Interviews conducted by the Green Ribbon Group (GRG) with training providers in the United States and Australia discovered a similar issue in the execution of training programs, particularly with regards to the usage of mental health terms in age-specific programs. Age-friendly terms used in training programs must be suitable to specific age groups to secure buy-ins from relevant authorities, such as caregivers, parents and teachers.
For example, terms such as “burnout” may not be suitable for children aged 15 years and below as it may be too complex for their understanding, while “suicide” or “self-harm” may be deemed as “inappropriate” for younger age groups, which may initiate pushback from concerned parents and teaching staff.
Cultivating Healthy Attitudes to Mental Health
A multi-sectoral effort from relevant ministries – such as the Ministry of Health, Ministry of Education, Ministry of Higher Education and the Ministry of Women, Family, and Community Development – can play a large role in promoting mental health awareness.
This can include: 1) the developing tailored mental health subject in schools according to years of study; 2) developing tailored training for first responders such as parents, teachers and caregivers; 3) delivering said subject and training to different demographics; 4) ensuring the upkeep of knowledge on mental health through annual screenings; 5) reviewing and revising current standard operating procedures (SOPs) that involve managing those with mental health problems to ensure humane responses; 6) execution of annual surveys, and; 7) fostering a system to ensure the upkeep and improvement of mental health subject and training.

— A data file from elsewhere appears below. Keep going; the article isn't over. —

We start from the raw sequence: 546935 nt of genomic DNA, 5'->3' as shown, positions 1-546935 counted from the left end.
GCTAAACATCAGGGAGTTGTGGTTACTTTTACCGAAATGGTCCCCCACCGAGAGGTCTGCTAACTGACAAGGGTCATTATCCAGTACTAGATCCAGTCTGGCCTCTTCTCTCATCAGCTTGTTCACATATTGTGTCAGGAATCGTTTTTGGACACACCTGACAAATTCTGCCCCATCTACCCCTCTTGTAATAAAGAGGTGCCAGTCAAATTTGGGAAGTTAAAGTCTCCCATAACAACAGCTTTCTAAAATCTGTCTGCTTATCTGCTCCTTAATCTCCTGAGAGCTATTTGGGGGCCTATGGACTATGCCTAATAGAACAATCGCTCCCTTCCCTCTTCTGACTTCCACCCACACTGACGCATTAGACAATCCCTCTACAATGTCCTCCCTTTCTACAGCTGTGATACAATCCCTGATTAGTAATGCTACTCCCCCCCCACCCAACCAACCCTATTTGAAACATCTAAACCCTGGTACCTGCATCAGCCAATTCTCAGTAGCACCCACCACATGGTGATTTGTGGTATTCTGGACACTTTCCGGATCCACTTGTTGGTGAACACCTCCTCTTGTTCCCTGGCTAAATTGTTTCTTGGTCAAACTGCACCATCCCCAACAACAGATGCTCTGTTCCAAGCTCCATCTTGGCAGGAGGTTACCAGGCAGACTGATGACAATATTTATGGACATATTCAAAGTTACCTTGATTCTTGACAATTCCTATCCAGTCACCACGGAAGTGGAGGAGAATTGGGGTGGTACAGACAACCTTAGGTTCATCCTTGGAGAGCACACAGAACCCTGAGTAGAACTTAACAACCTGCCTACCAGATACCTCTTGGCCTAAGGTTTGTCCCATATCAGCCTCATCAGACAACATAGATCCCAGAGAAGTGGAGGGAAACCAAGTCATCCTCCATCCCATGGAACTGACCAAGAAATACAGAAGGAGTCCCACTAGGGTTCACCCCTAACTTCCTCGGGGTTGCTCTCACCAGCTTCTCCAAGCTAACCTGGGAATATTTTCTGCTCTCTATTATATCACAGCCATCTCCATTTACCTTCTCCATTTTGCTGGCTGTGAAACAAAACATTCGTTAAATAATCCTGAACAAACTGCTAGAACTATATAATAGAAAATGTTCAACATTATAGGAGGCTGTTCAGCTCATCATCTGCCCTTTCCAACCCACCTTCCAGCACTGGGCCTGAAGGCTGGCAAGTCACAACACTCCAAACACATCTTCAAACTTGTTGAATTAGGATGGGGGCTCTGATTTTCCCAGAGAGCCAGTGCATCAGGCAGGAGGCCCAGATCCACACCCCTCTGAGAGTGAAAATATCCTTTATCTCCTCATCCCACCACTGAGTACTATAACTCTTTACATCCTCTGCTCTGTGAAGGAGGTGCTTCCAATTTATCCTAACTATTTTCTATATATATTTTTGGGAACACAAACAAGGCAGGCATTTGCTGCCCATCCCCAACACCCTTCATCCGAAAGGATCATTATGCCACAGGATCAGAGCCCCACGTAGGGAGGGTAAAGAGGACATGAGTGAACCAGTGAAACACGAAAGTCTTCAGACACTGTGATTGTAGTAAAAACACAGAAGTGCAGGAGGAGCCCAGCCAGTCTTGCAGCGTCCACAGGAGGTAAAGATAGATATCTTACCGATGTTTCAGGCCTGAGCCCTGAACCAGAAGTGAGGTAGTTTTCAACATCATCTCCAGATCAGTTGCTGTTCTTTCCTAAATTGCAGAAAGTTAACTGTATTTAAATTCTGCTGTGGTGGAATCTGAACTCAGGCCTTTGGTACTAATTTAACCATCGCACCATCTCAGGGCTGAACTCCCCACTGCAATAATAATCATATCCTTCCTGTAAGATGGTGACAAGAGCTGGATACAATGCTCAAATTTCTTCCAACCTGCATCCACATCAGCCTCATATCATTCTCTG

This multi-sectoral effort is not a new request. Former Deputy Prime Minister Datuk Seri Dr. Wan Azizah Wan Ismail, under the Pakatan Harapan (the Alliance of Hope – PH) government in 2018, had set up a robust approach to review Malaysia’s mental health policies in an effort to mitigate mental health challenges faced by youths. She also called for the decriminalization of attempted suicide during the 12th Malaysia Plan in the Dewan Rakyat in 2021. Outgoing Health Minister Khairy Jamaludin has also launched the National Centre of Excellence for Mental Health (NCEMH), a streamlined platform for mental health services, training and information alongside the National Mental Health Crisis Line in an effort to provide early assistance to those facing mental health problems in October 2022.
What Else Can Malaysia Do?
Proper training on mental health can and should be incorporated as part of the national school syllabus to promote the development of well-rounded individuals. Ideally, children should be taught what mental health is, how it plays a role in one’s overall health and wellbeing, ways to maintain mental wellbeing, and how it affects each area of life.
This is because poor mental health will largely affect a child’s academic, personal and social development. Unattended mental health problems – as simple as stress – may snowball into a much larger issue such as mental illness and suicide. These can be prevented with literacy to mental health.
The request to include mental health as part of the official education syllabus is not foreign to Malaysia alone. In 1986, the WHO has identified children’s and adolescent’s mental health as an essential area for public concern.
WHO has also recommended for schools to function as one of the key support systems for students. This is done through the implementation of mental health awareness, intervention, prevention and rehabilitation as well as the fostering of a healthy psychosocial environment.